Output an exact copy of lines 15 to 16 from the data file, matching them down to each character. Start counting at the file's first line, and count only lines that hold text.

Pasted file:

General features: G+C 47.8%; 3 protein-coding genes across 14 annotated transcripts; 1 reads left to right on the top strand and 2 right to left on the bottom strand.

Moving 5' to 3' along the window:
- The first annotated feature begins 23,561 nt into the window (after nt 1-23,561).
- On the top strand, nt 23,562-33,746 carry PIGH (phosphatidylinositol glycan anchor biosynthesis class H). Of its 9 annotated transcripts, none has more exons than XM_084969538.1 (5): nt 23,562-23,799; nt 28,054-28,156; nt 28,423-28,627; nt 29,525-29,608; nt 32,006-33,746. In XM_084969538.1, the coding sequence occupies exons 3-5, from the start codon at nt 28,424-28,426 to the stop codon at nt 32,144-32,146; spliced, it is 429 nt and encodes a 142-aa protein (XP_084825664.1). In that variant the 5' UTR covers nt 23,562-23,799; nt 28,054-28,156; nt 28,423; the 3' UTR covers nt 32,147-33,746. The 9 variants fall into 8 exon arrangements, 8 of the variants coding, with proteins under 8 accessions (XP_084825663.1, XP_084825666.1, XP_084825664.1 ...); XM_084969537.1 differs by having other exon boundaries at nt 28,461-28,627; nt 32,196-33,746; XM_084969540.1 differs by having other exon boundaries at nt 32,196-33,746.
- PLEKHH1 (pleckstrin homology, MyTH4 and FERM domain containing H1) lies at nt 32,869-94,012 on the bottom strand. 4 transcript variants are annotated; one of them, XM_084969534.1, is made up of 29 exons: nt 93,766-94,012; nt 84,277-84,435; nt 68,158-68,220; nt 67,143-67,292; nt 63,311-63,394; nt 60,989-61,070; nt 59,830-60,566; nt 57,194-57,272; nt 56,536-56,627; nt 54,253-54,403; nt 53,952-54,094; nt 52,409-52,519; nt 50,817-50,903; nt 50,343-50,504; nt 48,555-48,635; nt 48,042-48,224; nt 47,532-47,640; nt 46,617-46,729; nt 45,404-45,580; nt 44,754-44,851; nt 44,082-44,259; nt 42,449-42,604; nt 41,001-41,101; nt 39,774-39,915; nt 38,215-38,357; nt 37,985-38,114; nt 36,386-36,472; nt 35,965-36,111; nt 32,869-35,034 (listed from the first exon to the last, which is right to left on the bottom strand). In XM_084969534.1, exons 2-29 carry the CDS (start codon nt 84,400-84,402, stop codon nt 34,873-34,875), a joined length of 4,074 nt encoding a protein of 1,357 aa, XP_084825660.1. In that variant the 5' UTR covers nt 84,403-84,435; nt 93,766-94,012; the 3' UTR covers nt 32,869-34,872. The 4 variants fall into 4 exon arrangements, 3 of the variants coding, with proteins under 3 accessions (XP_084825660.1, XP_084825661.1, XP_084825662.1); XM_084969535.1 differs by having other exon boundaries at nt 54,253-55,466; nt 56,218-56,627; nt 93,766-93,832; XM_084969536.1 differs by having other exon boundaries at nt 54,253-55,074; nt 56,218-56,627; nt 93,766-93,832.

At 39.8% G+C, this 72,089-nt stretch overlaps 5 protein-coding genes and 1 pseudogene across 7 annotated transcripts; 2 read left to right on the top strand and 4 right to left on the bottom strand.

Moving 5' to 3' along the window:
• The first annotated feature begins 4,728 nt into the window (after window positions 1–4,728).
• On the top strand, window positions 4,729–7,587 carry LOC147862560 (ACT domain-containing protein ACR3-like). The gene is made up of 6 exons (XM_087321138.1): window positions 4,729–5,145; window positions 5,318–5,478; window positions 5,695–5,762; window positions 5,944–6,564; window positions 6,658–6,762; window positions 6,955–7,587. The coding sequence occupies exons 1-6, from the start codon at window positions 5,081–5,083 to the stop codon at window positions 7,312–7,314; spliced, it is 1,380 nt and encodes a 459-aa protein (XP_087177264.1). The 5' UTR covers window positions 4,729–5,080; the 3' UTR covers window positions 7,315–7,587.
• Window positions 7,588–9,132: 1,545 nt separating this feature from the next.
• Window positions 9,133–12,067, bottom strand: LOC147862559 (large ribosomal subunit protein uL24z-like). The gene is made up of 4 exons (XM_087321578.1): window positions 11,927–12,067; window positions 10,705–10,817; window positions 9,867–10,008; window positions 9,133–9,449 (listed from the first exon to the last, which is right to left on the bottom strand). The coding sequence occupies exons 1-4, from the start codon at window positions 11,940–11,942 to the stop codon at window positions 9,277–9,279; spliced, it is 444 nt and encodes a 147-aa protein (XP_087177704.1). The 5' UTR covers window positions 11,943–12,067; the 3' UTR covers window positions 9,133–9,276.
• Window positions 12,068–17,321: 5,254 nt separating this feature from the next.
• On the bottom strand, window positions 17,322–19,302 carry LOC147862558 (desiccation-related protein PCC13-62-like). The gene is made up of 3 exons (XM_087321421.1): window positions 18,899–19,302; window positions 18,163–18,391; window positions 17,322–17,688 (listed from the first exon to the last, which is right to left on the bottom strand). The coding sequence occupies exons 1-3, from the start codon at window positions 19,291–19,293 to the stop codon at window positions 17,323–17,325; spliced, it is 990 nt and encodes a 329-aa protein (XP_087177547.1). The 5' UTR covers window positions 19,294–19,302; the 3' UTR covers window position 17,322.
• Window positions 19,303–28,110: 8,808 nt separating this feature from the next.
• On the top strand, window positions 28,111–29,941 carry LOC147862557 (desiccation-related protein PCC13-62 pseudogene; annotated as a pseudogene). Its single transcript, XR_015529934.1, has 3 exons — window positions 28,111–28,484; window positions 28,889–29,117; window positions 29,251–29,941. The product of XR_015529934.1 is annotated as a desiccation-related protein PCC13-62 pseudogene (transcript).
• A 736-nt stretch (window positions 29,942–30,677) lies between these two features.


• On the top strand, window positions 28,111–29,941 carry LOC147862557 (desiccation-related protein PCC13-62 pseudogene; annotated as a pseudogene). Its single transcript, XR_015529934.1, has 3 exons — window positions 28,111–28,484; window positions 28,889–29,117; window positions 29,251–29,941. The product of XR_015529934.1 is annotated as a desiccation-related protein PCC13-62 pseudogene (transcript).
• A 736-nt stretch (window positions 29,942–30,677) lies between these two features.